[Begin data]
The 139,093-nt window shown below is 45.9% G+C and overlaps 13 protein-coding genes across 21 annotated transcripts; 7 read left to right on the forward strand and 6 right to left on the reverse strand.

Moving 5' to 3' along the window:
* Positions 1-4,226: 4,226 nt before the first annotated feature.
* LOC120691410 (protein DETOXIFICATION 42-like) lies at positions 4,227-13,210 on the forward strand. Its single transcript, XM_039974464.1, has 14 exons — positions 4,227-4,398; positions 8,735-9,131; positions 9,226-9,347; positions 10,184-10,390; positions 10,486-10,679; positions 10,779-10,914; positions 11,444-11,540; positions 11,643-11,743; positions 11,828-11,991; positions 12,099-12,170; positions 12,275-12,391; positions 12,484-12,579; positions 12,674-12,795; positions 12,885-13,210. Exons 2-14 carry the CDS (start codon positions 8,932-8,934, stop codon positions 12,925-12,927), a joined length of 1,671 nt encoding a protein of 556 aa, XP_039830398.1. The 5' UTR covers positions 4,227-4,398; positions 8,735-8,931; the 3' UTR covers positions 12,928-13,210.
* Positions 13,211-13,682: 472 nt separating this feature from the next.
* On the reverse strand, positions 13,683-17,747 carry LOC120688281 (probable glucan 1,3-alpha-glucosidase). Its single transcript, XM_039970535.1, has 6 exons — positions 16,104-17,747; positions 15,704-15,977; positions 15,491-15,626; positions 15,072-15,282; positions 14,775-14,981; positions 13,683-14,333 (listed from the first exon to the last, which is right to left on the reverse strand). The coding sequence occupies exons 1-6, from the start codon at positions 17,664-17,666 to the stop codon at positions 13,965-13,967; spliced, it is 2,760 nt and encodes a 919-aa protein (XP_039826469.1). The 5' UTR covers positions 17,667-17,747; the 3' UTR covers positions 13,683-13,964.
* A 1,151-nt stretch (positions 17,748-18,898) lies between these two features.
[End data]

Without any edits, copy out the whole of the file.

The 139,093-nt window shown below is 45.9% G+C and overlaps 13 protein-coding genes across 21 annotated transcripts; 7 read left to right on the forward strand and 6 right to left on the reverse strand.

Moving 5' to 3' along the window:
* Positions 1-4,226: 4,226 nt before the first annotated feature.
* LOC120691410 (protein DETOXIFICATION 42-like) lies at positions 4,227-13,210 on the forward strand. Its single transcript, XM_039974464.1, has 14 exons — positions 4,227-4,398; positions 8,735-9,131; positions 9,226-9,347; positions 10,184-10,390; positions 10,486-10,679; positions 10,779-10,914; positions 11,444-11,540; positions 11,643-11,743; positions 11,828-11,991; positions 12,099-12,170; positions 12,275-12,391; positions 12,484-12,579; positions 12,674-12,795; positions 12,885-13,210. Exons 2-14 carry the CDS (start codon positions 8,932-8,934, stop codon positions 12,925-12,927), a joined length of 1,671 nt encoding a protein of 556 aa, XP_039830398.1. The 5' UTR covers positions 4,227-4,398; positions 8,735-8,931; the 3' UTR covers positions 12,928-13,210.
* Positions 13,211-13,682: 472 nt separating this feature from the next.
* On the reverse strand, positions 13,683-17,747 carry LOC120688281 (probable glucan 1,3-alpha-glucosidase). Its single transcript, XM_039970535.1, has 6 exons — positions 16,104-17,747; positions 15,704-15,977; positions 15,491-15,626; positions 15,072-15,282; positions 14,775-14,981; positions 13,683-14,333 (listed from the first exon to the last, which is right to left on the reverse strand). The coding sequence occupies exons 1-6, from the start codon at positions 17,664-17,666 to the stop codon at positions 13,965-13,967; spliced, it is 2,760 nt and encodes a 919-aa protein (XP_039826469.1). The 5' UTR covers positions 17,667-17,747; the 3' UTR covers positions 13,683-13,964.
* A 1,151-nt stretch (positions 17,748-18,898) lies between these two features.